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Review: Gay Witch Sex Cult (King's Head Theatre)

Updated: Jul 13, 2023

Review by Harry Bower

It’s fitting that on #WorldFringeDay, I would be sat in one of London’s finest fringe venues, the King’s Head Theatre in Angel. I was there to watch the first show in their new Queer Futures season, Gay Witch Sex Cult, programmed by Artistic Director David Cummings of Operation Mincemeat fame. I first became aware of Andrew Doherty’s one-man zany whirlwind when it played earlier this year at VAULT Festival, and having joined a whole host of VAULT shows earning follow-up runs, I knew I couldn’t miss out this time around. And, boy, am I glad I didn’t.

When you arrive at a theatre entrance and are stamped on the wrist with a pentagram, you can start to guess just how different this piece of work might be. Not even your wildest imagination can prepare you for the managed chaos and imaginative genre-bending storytelling which is about to unfold in front of you. Produced by Objectively Funny, this is sixty minutes of elaborate thriller, mixed with bumbling comedy, and delivered in what could almost be described as stand-up style. Jokes fly at the audience with more velocity than my scrubbing in the shower just now trying to get this stamp off my wrist. (Yes, it’s still prevalent, and no, I’m not looking forward to being asked to explain it at work tomorrow).

The show opens with Doherty playing Kaelan Trough, ahilariously distracted pit of sassy insecurity, currently on sabbatical from his job in real estate, having supposedly been a survivor of a natural disaster. He and his husband have gathered their friends (the audience) together for a gender reveal party – though the child is yet to be born. There’s a problem, though, because hubby is yet to show up, leaving Kaelan to entertain his guests alone. Suddenly, the projection from his laptop crashes, on a file called Gay Witch Sex Cult; and we’re in. The story goes from ridiculous to absurd, so does the delivery style, as our protagonist visits an island in the English Channel on behalf of his husband, originally a real estate client looking to purchase land. Exploring the island of the cult, he uncovers secrets of child sacrifice, the prince of Hell, and lazy lesbians. If that sounds a bit odd, it’s because it is. It’s extremely weird. And extremely brilliant.

The genius of the writing is that almost every line is funny in its own unique way, either because it’s an objectively funny sentence, or because of the delivery - or the context of the story and setting. Writing Kaelan as a camp stereotype of a gay man who hates vaginas, achieves its goals of making the humour more accessible, but it’s done intelligently and with balance, avoiding overstepping the line and furthering the damaging elements of that stereotype. To use two characters from the same show as a comparison, Kaelan is like a cross between Siobhan Sharpe and David Wilkes, from BBC mockumentary W1A. He is astonishingly self-obsessed, and dismissively middle class, in a way which permits the audience to laugh both with, but also at him. There are plenty of cultural references peppered throughout, most of which I got and found to be perfectly pitched, and if a couple of jokes don’t land with as much impact as others, you quickly forget them because the very next line will restore the grin on your face. Rarely do I laugh consistently in a theatre for sixty minutes – but Gay Witch Sex Cult had me in a perpetual chuckle.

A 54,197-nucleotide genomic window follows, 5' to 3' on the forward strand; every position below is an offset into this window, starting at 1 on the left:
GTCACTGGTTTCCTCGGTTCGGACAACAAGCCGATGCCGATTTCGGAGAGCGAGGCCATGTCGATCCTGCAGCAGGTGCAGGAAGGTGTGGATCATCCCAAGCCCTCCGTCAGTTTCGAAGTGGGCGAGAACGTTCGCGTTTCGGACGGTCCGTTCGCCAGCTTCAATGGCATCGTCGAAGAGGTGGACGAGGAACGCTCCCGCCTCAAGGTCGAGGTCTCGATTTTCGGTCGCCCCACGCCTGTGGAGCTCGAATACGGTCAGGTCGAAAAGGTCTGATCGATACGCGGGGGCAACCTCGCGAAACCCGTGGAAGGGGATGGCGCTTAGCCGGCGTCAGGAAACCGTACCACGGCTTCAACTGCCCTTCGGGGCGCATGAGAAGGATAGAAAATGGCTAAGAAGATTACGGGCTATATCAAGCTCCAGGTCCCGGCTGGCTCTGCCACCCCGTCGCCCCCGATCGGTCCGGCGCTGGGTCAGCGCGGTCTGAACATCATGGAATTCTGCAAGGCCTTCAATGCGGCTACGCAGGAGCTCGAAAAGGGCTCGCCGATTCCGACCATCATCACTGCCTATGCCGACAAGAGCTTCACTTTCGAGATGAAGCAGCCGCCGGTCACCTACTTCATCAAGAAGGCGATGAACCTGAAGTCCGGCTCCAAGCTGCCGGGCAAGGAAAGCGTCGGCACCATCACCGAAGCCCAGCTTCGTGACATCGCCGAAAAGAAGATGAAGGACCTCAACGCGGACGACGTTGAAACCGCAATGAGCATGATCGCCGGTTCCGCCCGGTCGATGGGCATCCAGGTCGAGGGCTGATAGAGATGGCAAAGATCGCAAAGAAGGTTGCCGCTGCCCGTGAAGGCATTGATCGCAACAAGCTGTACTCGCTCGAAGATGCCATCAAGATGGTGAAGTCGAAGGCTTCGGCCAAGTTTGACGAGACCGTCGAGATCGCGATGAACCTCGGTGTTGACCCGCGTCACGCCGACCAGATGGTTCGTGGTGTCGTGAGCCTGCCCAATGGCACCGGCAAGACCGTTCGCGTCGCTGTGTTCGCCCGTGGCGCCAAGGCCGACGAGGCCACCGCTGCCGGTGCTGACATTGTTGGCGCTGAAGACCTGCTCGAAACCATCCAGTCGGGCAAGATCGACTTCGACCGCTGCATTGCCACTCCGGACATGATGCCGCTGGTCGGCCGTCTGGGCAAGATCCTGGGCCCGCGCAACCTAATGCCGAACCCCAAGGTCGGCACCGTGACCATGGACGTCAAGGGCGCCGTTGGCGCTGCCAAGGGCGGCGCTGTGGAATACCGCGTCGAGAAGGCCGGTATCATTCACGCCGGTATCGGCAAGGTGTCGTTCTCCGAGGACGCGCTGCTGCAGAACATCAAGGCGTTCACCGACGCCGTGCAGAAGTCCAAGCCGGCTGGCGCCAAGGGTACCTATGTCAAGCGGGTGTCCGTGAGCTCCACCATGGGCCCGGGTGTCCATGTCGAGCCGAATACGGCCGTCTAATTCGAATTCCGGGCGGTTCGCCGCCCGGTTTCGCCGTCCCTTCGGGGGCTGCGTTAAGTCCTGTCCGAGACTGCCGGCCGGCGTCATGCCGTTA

Andrew Doherty’s performance is one of outstanding precision. The throwaway lines, acute comic timing, thousand-yard stares (at audience members who laugh involuntarily at the ‘wrong’ moment), the facial expressions and eye contact, the energy; each faucet of his commitment is both amusing and believable. Authenticity is important in the piece, because it allows the audience to settle into the ridiculous world being crafted. Although we’re always aware that it’s not real, because of the consistent breaking of the fourth wall, we are all engrossed enough for the multiple jump scares to be more than effective. Have I mentioned yet that it’s also incredibly horny?

There’s a quality to the technical design which deserves a mention too; crisp metal scraping along a stone floor pairs with the horror elements perfectly, and the projection is poorly put together in the most appropriately intentional way possible. I spent a few moments considering deeper meaning in Gay Witch Sex Cult (not a sentence I ever thought I’d write). There are loose mental health threads running throughout, and I asked myself a couple of times if the show was making any meaningful commentary about gay men having children together, or about cults, or sacrifice. It’s not – or if it is, I missed it – but that is more than okay. This undeniably queer story doesn’t need anything beyond representation to make it worthy of its place in the Queer Futures lineup.

As a piece of theatre, this is a reminder that queer theatre is accessible for everyone and should be programmed based not on its queerness necessarily but its artistic quality. This show is so stupid that it's verging on cartoonish at times, and I do mean that as a compliment. I am a big fan of absurd humour and performances which find the silly and dial it up to eleven. Doherty got that brief spot on. Gay Witch Sex Cult is a masterpiece of standalone comedy storytelling and character acting which deserves to be seen by as many people as possible in its short run this summer. I am now a fully paid up member of the Gay Witch Sex Cult. As one-person fringe theatre goes, it really doesn’t get much better than this.


Gay Witch Sex Cult plays at The King’s Head Theatre until Saturday 15 July 2023. For more information and tickets visit:

To find out more about David Cummings’ Queer Futures Season, visit:



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